As we continued up the coast, we made an extended stop a few miles north of Newport and just a short 75 miles from Winchester Bay. We love this area! During our last two visits we spotted a lot of whales and hoped to replicate our luck again this year. The Oregon coast is lined with lighthouses and there are three of them close to Newport. There is also a lot of fishing in the area which increases our chance for more fresh seafood. Lucky us on all counts! We also planned for a couple of coastal hikes we had not been able to do on previous visits. Another bonus! The weather forecast was for great temps and we looked forward to a wonderful week.
Newport is one of the more major cities along the coast. An active fishing port with tons of fishing boats and multiple fish mongers (that was a new word for me, by the way). Their historic bayfront is the hub of their fishing activities. It is home to two lighthouses, one of which still active. We stayed at Pacific Shores Motorcoach Resort. Only motorhomes are permitted and have to be longer than 25’. Each camp site is privately owned and only rented out when they are not in residence. Ironically it turned out to be “Owner’s Week”so the place was full and we were lucky to get in. Our site had a view of the ocean and Yaquina Head Lighthouse out the front window and we watched quite a few gorgeous sunsets and even some whales.
The Oregon Coast is well known for Gray Whales, especially during the migration in the spring and fall. There are a few pods of whales that do make the area home for the summer, and we were on the hunt to see them. Our go-to favorite place is Depoe Bay. Pronounced “Depot”, it is a small village right on Hwy 101 and stakes a claim as having the smallest harbor in the world. There is a stone seawall right along the road and it is one of our favorite viewing spots. As Jennifer is not really a boat person, we did all our whale watching from shore, but there are lots of opportunities to go on a whale watching tour in anything from a boat to a rubber dingy!
This year we had a couple of highlight viewings. We saw two breaches where the whales jump high above the water and dive back in, the classic whale pose and we saw quite a few tail dives where the whale dives deep enough so that its tail comes up out of the water as it dives deep.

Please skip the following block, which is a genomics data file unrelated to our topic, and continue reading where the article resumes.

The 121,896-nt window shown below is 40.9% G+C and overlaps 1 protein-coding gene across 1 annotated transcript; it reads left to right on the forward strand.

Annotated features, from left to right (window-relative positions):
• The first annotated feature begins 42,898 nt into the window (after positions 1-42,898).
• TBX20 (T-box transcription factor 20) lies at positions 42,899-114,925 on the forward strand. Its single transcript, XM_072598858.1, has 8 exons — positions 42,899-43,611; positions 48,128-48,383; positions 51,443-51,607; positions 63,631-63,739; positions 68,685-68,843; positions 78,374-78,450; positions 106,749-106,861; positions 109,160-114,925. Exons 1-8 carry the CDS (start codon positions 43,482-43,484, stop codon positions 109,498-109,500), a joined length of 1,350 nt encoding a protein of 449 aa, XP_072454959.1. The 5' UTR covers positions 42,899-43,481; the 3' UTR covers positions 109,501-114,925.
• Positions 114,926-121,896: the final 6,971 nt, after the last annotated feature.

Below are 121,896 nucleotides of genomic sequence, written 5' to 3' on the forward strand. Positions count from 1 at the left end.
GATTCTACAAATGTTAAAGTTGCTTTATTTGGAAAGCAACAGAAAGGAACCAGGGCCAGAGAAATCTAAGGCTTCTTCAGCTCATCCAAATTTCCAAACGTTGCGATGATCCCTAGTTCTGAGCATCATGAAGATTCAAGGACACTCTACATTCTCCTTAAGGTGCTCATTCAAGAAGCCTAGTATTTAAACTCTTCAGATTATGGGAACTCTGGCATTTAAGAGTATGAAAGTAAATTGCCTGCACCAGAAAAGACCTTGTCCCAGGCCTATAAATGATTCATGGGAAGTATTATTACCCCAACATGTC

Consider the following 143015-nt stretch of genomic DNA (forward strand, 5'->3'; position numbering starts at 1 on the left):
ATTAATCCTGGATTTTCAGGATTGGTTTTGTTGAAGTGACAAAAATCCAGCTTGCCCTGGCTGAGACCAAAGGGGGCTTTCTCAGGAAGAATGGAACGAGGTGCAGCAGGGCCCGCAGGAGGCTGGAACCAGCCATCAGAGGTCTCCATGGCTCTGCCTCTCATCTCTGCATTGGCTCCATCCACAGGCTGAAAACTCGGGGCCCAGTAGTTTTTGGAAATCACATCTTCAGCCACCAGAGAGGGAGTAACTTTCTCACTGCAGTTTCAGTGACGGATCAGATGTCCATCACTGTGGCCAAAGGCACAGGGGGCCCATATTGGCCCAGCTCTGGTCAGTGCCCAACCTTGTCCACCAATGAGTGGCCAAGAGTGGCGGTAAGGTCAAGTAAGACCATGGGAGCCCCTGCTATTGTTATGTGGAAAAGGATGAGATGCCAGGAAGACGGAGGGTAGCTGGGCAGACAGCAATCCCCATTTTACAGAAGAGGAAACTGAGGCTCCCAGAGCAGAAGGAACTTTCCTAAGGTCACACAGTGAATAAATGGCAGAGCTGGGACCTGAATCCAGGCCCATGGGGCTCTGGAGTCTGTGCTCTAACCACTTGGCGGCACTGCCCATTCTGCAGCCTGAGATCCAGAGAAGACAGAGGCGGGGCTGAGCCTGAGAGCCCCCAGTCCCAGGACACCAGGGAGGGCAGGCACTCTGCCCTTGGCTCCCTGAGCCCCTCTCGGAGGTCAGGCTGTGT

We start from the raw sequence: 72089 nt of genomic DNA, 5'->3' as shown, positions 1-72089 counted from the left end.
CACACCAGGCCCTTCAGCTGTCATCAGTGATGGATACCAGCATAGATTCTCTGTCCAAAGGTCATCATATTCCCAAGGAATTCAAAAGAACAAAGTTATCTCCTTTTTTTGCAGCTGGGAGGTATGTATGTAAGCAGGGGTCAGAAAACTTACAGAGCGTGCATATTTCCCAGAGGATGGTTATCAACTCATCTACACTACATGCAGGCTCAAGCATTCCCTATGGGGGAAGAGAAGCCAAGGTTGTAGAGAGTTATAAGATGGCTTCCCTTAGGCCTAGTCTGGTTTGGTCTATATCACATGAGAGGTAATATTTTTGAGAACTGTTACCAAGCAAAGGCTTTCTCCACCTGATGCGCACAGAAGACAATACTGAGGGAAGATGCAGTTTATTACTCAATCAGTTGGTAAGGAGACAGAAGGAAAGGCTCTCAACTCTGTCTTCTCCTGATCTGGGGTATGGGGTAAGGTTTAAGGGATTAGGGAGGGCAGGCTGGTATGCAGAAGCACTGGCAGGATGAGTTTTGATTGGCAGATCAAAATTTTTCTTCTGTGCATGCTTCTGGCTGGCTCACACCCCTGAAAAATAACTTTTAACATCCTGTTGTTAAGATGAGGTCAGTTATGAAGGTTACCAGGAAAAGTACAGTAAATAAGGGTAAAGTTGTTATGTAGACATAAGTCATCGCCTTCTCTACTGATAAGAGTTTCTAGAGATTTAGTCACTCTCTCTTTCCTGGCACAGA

There are numerous other viewing locations in the area including Boiler Bay, just north of Depoe Bay, and Rocky Creek. We had been to Boiler Bay previously, but Rocky Creek was a new place for us. There is also a nice whale viewing area linked to a park, Depoe Bay Scenic View Area is just north of town and we saw some whales there as well.
We also drove the Otter Crest Loop, a nice scenic drive along the coast and over another McCullough Bridge, the Ben Jones Bridge, on our way to Cape Foulweather. The Cape was named by Capt. Cook in 1778 when he had to anchor his ships out at sea, exclaiming it as the nastiest weather he had ever encountered. Winds can blow over 100 mph in the winter, so we think the name is an apt descriptor! There is a small gift store and viewing building up on the bluff and whales can be seen from above. Very unique to be able to see their whole body, although we did not see any during our visit this time. We did see them last time we were there in 2020.
But Newport was more than just whale watching. We visited two local lighthouses; Yaquina Head and Yaquina Bay. Yaquina Head Lighthouse is still active and it is the one we could see from our motorhome front window at our RV site. There is a great interpretive center at the main parking lot and a nice half-mile walk to the lighthouse. It is not open for touring but there are some great views there. It is well known for its large nesting area of Common Murres. While we were there, we also saw tons of seals and sea lions and we even saw a couple more whales.